When we look it up in a book on Christian symbols, The Tarasque is presented as a symbol of paganism. In ancient medieval slang, the legend of Martha and the Tarasque was used to represent virtue and vice, good and evil, etc. The fact is the Tarasque was defeated by Martha who led it to the town by her apron strings, where the villagers killed it in the night. The next morning, standing on the body of the defeated beast, which was blamed for all bad things that happened in the region of Tarascón, Martha converted many people to Christianity. This is what the old legend tells, and of course, all this was the pretext and point of the ancient processions. We adapted all this with the vision of the scapegoat. The Tarasque is sacrificed meaning that we can actually banish evil from our lives and it says: “I am guilty, you’re always looking for the guilty one, I surrender.”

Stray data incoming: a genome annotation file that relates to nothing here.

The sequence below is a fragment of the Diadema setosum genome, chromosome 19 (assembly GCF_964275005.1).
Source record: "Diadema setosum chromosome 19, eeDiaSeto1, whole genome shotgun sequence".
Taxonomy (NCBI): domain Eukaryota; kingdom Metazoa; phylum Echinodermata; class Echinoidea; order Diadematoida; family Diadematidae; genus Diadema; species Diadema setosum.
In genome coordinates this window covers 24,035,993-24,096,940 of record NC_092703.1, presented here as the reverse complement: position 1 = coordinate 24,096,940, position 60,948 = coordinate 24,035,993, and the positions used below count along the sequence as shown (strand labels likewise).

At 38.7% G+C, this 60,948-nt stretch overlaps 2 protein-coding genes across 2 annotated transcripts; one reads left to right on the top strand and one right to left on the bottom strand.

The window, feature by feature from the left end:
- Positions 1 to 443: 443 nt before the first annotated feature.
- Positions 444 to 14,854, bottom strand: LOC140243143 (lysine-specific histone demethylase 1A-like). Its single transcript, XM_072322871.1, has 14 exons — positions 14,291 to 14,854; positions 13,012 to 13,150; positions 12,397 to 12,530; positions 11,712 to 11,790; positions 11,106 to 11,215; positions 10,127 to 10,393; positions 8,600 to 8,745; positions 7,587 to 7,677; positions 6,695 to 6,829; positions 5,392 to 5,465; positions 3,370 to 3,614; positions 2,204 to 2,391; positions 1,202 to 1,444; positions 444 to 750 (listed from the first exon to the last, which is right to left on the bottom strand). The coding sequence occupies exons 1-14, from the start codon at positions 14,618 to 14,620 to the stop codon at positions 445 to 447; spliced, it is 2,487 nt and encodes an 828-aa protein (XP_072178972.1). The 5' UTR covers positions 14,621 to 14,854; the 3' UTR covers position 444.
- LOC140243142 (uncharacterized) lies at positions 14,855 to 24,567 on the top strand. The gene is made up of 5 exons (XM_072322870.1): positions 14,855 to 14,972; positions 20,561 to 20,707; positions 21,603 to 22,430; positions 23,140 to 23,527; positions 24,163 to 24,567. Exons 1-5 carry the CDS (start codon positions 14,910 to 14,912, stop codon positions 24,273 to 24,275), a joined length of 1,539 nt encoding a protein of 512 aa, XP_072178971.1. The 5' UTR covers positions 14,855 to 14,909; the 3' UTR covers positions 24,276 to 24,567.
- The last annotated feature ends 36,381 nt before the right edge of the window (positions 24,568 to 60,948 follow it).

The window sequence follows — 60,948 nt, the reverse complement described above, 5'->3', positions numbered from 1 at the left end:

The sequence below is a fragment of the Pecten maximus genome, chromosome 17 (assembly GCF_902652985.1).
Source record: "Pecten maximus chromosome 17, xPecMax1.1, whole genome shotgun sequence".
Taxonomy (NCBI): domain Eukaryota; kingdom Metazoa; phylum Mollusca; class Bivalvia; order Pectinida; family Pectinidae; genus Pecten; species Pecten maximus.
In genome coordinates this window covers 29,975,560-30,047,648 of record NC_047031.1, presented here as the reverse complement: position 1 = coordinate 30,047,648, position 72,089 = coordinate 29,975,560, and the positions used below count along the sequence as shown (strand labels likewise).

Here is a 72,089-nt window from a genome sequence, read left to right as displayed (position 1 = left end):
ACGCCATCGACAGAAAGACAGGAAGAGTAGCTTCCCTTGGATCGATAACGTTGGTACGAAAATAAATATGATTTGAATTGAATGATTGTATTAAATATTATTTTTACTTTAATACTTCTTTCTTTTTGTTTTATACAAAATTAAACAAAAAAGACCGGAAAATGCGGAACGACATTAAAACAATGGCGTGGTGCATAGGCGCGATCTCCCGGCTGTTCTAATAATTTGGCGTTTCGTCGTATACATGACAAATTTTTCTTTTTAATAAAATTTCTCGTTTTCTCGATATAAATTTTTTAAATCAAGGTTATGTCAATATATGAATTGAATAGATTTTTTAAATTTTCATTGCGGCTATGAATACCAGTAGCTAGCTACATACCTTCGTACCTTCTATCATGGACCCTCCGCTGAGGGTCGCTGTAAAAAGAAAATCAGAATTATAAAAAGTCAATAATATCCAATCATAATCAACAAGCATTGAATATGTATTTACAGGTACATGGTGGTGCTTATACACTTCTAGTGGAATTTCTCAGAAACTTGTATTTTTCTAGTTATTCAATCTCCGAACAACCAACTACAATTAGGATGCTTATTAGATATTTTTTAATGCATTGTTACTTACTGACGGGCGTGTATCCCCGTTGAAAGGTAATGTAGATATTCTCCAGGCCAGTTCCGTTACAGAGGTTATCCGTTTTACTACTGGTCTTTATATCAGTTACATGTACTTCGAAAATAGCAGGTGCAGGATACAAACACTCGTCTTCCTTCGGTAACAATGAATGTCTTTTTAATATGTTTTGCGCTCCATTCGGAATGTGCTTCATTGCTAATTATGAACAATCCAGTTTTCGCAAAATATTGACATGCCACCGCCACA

What does Gigantería’s procession consist of?

The Tarasque is exhibited all day at San Francisco de Asís Plaza for people, the general public, to write on it, to lay their hands on it and through their thoughts transmit all negative things they want the puppet to take away from their lives. It’s an action that’s closer to ritual than to performance, and I always say that faith begins where reason ends.

Then, the performance continues with the procession, starting at 10 p.m., which takes the monster to the esplanade of La Punta, on the Havana seafront, where it’s burned.

This is the third time that Gigantería, the group I represent and that’s led the reviving of this character, has staged this show. Since 2010, the monster has been taken out annually. The two previous times, we took it for a walk around various sectors of the city for three days and this time it’s only for one day, in the context of the Leo Brouwer Festival.